There are numerous ways to tackle the trail system at Twin Oaks Conservation Area, but as we learned, the most scenic loop is closest to the lake.
One trail starts just a little ways down the park road on the left, but it’s there to enable local equestrians to ride on in. Expect to dodge horse poop on this hike.
Follow the concrete walkway from the main parking area in front of the restrooms and pavilion to the graveled path that leads towards the canoe put-in.
Posts in the water block airboats from coming up on shore. Observant hikers will notice other spots along the trail where airboats have come on land, however.
For unencumbered views of Lake Tohopekaliga, it’s worth walking out on both of the boardwalks that branch out from the trail.
It only adds a tenth of a mile to do so, and you’re bound to see wading birds and waterfowl. The first one is a designated fishing pier, with a covered area at the end.
The second boardwalk, an impressive Eagle Scout project, culminates in an open platform with benches that work well for birding.
If you take an 11-o-clock bearing from the platform between the benches across the lake, you can spot the horse stable-sized pavilion and house that mark Cherokee Point Conservation Area.
After leaving the boardwalk, you quickly come to a trail junction. Continue straight ahead, staying near the lake. Following the red route marked on our map below leads you back to this junction.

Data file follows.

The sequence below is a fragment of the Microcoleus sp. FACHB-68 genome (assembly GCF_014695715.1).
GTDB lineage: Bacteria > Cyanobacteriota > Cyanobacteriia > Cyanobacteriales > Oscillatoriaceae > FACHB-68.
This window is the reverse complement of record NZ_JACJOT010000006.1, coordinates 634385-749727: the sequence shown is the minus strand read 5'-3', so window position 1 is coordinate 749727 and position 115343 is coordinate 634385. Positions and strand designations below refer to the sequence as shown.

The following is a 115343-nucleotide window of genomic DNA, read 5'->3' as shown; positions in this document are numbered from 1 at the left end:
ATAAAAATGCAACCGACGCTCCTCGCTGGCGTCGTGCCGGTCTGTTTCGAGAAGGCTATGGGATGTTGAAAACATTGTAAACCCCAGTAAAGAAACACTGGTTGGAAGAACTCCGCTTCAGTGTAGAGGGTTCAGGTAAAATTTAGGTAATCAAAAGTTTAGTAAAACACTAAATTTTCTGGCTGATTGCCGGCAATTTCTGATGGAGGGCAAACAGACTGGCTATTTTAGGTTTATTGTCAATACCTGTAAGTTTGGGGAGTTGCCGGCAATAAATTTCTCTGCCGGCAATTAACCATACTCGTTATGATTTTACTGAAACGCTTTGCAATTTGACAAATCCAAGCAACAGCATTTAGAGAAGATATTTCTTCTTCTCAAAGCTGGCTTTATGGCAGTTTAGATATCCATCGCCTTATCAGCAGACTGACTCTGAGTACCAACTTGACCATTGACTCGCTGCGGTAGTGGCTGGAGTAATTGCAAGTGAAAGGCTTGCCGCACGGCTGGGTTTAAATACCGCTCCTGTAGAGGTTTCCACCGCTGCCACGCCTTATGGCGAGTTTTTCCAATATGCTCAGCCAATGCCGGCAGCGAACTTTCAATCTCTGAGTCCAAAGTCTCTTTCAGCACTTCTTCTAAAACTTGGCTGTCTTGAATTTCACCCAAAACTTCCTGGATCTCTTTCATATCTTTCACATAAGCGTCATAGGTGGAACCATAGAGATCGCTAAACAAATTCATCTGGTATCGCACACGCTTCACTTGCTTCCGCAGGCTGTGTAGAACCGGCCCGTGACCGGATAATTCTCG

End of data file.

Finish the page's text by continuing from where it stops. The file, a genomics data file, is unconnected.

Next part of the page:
To the left, the restored savanna is a delight to behold, prairie grasses waving in the persistent breeze. The lake lies to the right.
That first clump of oaks ahead is Twin Oaks. You reach it at 0.6 mile. While it doesn’t look very impressive from a distance, up close, it’s a natural wonder.
Two massive oaks make up the entire canopy of this hammock, heavily laden in Spanish moss. A bench provides a spot in the shade to sit and look out over the lake.
As the trail arcs along the lakefront, it comes up to the next bench at the base of a very large cypress tree.
A line of cypress trees stand behind it, most noticeable as you move on. Expect airboat noise to increase as you draw nearer to the canal that leads to Partin Triangle Park.
The trail seems to end at another massive oak at 0.8 mile, where a bench also sits in the shade, facing the lake.